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Can New Technology Provide Insights in North Webster's Cold Case? –

Kevin of the Indiana State Police, the lead investigator in Mitchell’s case, with Mitchell’s sister Sarah Naisley at a pillar near the entrance to Epworth Woods where Mitchell was last seen alive on July 27, 2022. Captain Smith. InkFreeNews Photo credit: Lasca Randels

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North Webster — Will advances in crime-solving technology help solve the unsolved 1975 North Webster teenage murder?

Laurel Jean Mitchell

On August 6, 1975, 17-year-old Laurel Jean Mitchell of North Webster left her work shift to visit a friend. That was the last time I saw her alive.

Mitchell’s body was found the next morning in the Elkhart River in Noble County by fishermen.

Mitchell’s murder is officially an unsolved case, but there remains hope that the killer can still be identified.

Law enforcement agencies collect and store important items from crime scenes.

Indiana State Police Capt. Kevin Smith, the lead investigator on the case, said some of these items are likely to be sent soon for advanced DNA testing using the latest technology. T. Testing is done by a private laboratory.

In recent years, advances have been made in unsolved cases with new technologies such as genealogy, which allows the DNA profiles of suspects or victims to be put into public databases, allowing the family tree to be reverse engineered. This allows you to explore multiple branches of your family tree to identify viable suspects in unsolved cases.

Laurel Jean Mitchell in infancy. Photo courtesy of Sarah Knisley

Another recent advancement that is taking into account the resolution of open cases is the use of touch DNA samples. This method requires trace amounts of DNA, such as the perpetrator’s skin cells, which may be left on objects at the crime scene.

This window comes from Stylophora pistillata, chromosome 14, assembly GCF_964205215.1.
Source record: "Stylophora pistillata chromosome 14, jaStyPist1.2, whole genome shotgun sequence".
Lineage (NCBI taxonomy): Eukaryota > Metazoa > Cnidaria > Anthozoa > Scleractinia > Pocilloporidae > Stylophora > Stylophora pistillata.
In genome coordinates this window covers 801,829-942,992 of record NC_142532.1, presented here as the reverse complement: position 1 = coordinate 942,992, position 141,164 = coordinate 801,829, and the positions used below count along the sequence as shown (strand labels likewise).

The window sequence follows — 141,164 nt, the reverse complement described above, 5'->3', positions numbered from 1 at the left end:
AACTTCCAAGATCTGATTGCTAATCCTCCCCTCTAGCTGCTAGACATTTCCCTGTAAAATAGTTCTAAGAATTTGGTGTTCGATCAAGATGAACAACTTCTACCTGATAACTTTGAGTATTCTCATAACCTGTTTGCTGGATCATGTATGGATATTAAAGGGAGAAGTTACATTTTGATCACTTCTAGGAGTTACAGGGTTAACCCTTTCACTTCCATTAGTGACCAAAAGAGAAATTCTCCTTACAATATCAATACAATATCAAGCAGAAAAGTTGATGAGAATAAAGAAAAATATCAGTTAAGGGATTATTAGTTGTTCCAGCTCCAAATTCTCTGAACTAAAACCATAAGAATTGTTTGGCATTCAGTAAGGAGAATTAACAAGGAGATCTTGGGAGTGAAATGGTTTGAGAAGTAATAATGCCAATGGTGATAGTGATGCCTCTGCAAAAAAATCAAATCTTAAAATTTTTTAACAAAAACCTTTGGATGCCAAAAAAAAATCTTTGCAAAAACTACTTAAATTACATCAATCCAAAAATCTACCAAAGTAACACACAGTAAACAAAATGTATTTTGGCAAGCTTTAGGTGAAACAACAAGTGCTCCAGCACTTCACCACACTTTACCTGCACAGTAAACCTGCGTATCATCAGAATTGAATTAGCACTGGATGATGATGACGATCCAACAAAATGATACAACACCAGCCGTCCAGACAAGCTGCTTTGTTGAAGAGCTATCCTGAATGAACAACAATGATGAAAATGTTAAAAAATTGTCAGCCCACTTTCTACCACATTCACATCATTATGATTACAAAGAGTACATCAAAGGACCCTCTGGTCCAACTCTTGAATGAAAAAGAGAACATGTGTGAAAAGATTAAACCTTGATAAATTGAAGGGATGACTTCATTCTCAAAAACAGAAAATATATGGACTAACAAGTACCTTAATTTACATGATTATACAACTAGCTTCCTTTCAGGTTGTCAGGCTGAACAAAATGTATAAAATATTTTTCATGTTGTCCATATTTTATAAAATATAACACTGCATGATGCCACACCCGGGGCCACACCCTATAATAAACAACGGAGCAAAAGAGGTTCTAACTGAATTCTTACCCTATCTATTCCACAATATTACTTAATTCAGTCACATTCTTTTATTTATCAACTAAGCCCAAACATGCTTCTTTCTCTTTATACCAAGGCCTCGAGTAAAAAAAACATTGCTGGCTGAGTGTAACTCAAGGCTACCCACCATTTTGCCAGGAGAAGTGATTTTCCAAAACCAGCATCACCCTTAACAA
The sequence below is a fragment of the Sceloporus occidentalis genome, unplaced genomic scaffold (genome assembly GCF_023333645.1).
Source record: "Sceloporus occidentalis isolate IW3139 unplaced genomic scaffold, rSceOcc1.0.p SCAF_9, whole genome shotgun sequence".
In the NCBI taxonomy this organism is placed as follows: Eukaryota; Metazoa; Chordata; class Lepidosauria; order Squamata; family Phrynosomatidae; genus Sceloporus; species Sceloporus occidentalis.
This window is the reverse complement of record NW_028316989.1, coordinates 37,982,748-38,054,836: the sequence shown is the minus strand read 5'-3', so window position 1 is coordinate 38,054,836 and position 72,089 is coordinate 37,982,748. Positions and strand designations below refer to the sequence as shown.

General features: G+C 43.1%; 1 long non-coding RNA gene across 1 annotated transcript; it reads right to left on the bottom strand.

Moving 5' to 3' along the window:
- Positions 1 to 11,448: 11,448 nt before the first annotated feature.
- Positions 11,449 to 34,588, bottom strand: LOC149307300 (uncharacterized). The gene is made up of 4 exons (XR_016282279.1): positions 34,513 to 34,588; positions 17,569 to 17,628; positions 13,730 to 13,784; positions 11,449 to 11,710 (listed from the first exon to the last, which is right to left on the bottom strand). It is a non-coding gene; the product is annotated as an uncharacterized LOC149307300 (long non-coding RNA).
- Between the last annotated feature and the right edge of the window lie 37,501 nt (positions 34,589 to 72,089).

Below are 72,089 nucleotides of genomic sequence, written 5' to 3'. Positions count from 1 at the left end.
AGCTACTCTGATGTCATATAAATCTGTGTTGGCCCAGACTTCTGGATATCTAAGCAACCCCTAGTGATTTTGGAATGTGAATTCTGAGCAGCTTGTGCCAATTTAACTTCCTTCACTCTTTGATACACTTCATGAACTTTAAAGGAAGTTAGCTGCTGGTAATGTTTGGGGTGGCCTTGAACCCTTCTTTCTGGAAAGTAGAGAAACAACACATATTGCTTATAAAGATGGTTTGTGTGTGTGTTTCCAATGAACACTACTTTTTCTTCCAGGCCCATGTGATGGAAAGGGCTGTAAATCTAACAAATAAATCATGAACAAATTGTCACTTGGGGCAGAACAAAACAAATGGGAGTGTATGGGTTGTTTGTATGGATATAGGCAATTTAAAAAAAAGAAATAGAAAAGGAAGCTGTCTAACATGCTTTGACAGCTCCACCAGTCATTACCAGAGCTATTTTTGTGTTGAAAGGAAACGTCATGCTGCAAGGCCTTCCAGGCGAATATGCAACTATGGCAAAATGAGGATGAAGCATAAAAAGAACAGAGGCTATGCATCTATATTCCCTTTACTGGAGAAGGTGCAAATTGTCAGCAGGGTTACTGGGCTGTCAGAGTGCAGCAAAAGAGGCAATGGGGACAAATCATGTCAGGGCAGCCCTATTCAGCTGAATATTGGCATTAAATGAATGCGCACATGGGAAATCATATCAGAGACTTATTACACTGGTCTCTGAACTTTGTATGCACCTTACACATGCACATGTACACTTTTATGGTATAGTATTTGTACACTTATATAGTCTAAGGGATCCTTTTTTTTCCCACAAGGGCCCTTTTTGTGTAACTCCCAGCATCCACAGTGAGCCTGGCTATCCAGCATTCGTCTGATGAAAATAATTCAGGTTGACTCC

A breakthrough technology that enables accurate genotyping from rootless hair is another technology currently available.

Until 2019, forensic scientists could only extract DNA from hairs found at crime scenes if the roots of the hairs were attached. Unfortunately, most hairs do not have roots.

This breakthrough in DNA extraction from rootless hair would be very useful in solving crimes.

Resolving cold cases often requires reviewing evidence from files and the efforts of experienced investigators, which is time consuming and labor intensive.

Smith has experience with unsolved cases. In October 2015, he received a Lifetime Achievement Award for his efforts to investigate his 1989 unsolved murder, in which a suspect was eventually found in Bangladesh and arrested in India.

In October 2018, Smith received a Lifetime Achievement Award for his work in the April Tinsley murder of 1988, which was solved in July 2018, 30 years after the crime was committed.

From the left, Laurel, her sister Sarah, and the girl next door. Photo courtesy of Sarah Knisley

“I don’t let things go easy,” Smith said. “I have worked on many open cases in my career so far and have had some success. I will not let this go.”

Mitchell’s sister, Sarah Niseley of Warsaw, is still waiting for answers after 47 years.

“I just want to ask them why. Why did you kill her?” said Knisley. “I really trust Kevin (Smith).”

Nicely, who was 12 at the time, remembered starting August 6, 1975 as a typical day for the two sisters to do their morning chores before Mitchell left for work.

Preparing to start his senior year of high school, Mitchell was hired at the Cokesbury Inn in the Epworth Forest area on the shores of Lake Webster.

Around 10:15 pm she quit her job and started walking down Epworth Forest Road. She planned to head to Adventureland, a once-popular amusement park, to meet her friends there. It is unknown whether she arrived there, as her friend she was supposed to meet ended up going to the county fair in her place.

When Mitchell did not return home by her midnight curfew, her family contacted the police.

A young Laurel Jean Mitchell. Photo courtesy of Sarah Knisley

According to Smith, Mitchell is believed to have never made it to Adventureland.

“Obviously something happened on the way there,” he said.

Mitchell’s last sighting was on a pillar near the entrance to Epworth Woods.

In 1975, Smith said, there was only one house north of Epworth Forest Road.

“There were some cottages out on the highway, but very few out of the Epworth Forest area,” says Smith. “That last half mile was pretty bleak at the time.”

The location of Mitchell’s abduction and the discovery of her body in the Elkhart River, about 15 miles from Epworth Woods, seem to indicate that her killers were familiar with the area. is.

Smith described both areas as “off the beaten path”.

The $5,000 reward is still being offered. If you have information, please call the Indiana State Police Post in Fort Wayne at (260)-432-8661 and ask for Smith or email. [email protected]

This is the former site of the Cokesbury Inn where Mitchell was employed. Now known as The Beach House. InkFreeNews Photo credit: Lasca Randels

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